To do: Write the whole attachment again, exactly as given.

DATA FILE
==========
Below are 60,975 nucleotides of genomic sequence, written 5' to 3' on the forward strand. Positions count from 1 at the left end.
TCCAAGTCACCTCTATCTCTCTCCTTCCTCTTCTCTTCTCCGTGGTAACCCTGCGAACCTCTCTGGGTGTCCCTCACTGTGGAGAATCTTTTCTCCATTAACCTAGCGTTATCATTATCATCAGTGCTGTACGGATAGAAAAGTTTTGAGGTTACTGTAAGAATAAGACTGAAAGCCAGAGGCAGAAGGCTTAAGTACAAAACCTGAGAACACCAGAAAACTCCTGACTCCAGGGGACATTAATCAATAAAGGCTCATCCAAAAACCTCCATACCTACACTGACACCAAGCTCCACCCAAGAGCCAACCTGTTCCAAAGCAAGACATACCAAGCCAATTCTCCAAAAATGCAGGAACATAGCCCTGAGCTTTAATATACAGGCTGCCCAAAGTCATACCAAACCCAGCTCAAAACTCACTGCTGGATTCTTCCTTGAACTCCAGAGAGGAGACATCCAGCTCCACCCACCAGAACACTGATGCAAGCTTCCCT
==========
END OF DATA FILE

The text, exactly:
Below are 60,975 nucleotides of genomic sequence, written 5' to 3' on the forward strand. Positions count from 1 at the left end.
TCCAAGTCACCTCTATCTCTCTCCTTCCTCTTCTCTTCTCCGTGGTAACCCTGCGAACCTCTCTGGGTGTCCCTCACTGTGGAGAATCTTTTCTCCATTAACCTAGCGTTATCATTATCATCAGTGCTGTACGGATAGAAAAGTTTTGAGGTTACTGTAAGAATAAGACTGAAAGCCAGAGGCAGAAGGCTTAAGTACAAAACCTGAGAACACCAGAAAACTCCTGACTCCAGGGGACATTAATCAATAAAGGCTCATCCAAAAACCTCCATACCTACACTGACACCAAGCTCCACCCAAGAGCCAACCTGTTCCAAAGCAAGACATACCAAGCCAATTCTCCAAAAATGCAGGAACATAGCCCTGAGCTTTAATATACAGGCTGCCCAAAGTCATACCAAACCCAGCTCAAAACTCACTGCTGGATTCTTCCTTGAACTCCAGAGAGGAGACATCCAGCTCCACCCACCAGAACACTGATGCAAGCTTCCCT